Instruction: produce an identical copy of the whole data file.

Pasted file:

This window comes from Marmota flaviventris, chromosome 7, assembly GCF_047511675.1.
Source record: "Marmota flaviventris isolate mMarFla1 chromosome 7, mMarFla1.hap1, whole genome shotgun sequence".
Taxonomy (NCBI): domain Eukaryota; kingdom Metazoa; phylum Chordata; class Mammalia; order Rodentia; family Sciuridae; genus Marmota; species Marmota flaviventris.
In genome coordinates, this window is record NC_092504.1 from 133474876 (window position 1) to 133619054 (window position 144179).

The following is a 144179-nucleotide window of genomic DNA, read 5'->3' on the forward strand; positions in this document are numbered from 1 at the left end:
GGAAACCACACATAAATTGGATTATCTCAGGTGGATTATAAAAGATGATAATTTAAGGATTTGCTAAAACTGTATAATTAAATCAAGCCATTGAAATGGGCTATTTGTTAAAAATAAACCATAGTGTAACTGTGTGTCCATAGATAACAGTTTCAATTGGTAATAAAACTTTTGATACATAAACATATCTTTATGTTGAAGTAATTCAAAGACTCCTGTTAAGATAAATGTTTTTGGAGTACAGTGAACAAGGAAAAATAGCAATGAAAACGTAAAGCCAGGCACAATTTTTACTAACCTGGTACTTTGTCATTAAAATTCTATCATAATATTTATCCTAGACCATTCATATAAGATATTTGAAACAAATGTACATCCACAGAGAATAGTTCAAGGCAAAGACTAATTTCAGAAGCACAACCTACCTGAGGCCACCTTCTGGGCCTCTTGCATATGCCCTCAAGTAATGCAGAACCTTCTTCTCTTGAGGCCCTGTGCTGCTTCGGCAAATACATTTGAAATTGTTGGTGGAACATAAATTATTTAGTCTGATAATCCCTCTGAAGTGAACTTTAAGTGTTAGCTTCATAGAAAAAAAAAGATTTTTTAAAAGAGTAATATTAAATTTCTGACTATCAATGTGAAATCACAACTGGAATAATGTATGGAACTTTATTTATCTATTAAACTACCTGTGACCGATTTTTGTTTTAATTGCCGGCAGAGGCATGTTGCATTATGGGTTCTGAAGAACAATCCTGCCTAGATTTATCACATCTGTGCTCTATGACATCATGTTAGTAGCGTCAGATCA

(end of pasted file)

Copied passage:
This window comes from Marmota flaviventris, chromosome 7, assembly GCF_047511675.1.
Source record: "Marmota flaviventris isolate mMarFla1 chromosome 7, mMarFla1.hap1, whole genome shotgun sequence".
Taxonomy (NCBI): domain Eukaryota; kingdom Metazoa; phylum Chordata; class Mammalia; order Rodentia; family Sciuridae; genus Marmota; species Marmota flaviventris.
In genome coordinates, this window is record NC_092504.1 from 133474876 (window position 1) to 133619054 (window position 144179).

The following is a 144179-nucleotide window of genomic DNA, read 5'->3' on the forward strand; positions in this document are numbered from 1 at the left end:
GGAAACCACACATAAATTGGATTATCTCAGGTGGATTATAAAAGATGATAATTTAAGGATTTGCTAAAACTGTATAATTAAATCAAGCCATTGAAATGGGCTATTTGTTAAAAATAAACCATAGTGTAACTGTGTGTCCATAGATAACAGTTTCAATTGGTAATAAAACTTTTGATACATAAACATATCTTTATGTTGAAGTAATTCAAAGACTCCTGTTAAGATAAATGTTTTTGGAGTACAGTGAACAAGGAAAAATAGCAATGAAAACGTAAAGCCAGGCACAATTTTTACTAACCTGGTACTTTGTCATTAAAATTCTATCATAATATTTATCCTAGACCATTCATATAAGATATTTGAAACAAATGTACATCCACAGAGAATAGTTCAAGGCAAAGACTAATTTCAGAAGCACAACCTACCTGAGGCCACCTTCTGGGCCTCTTGCATATGCCCTCAAGTAATGCAGAACCTTCTTCTCTTGAGGCCCTGTGCTGCTTCGGCAAATACATTTGAAATTGTTGGTGGAACATAAATTATTTAGTCTGATAATCCCTCTGAAGTGAACTTTAAGTGTTAGCTTCATAGAAAAAAAAAGATTTTTTAAAAGAGTAATATTAAATTTCTGACTATCAATGTGAAATCACAACTGGAATAATGTATGGAACTTTATTTATCTATTAAACTACCTGTGACCGATTTTTGTTTTAATTGCCGGCAGAGGCATGTTGCATTATGGGTTCTGAAGAACAATCCTGCCTAGATTTATCACATCTGTGCTCTATGACATCATGTTAGTAGCGTCAGATCA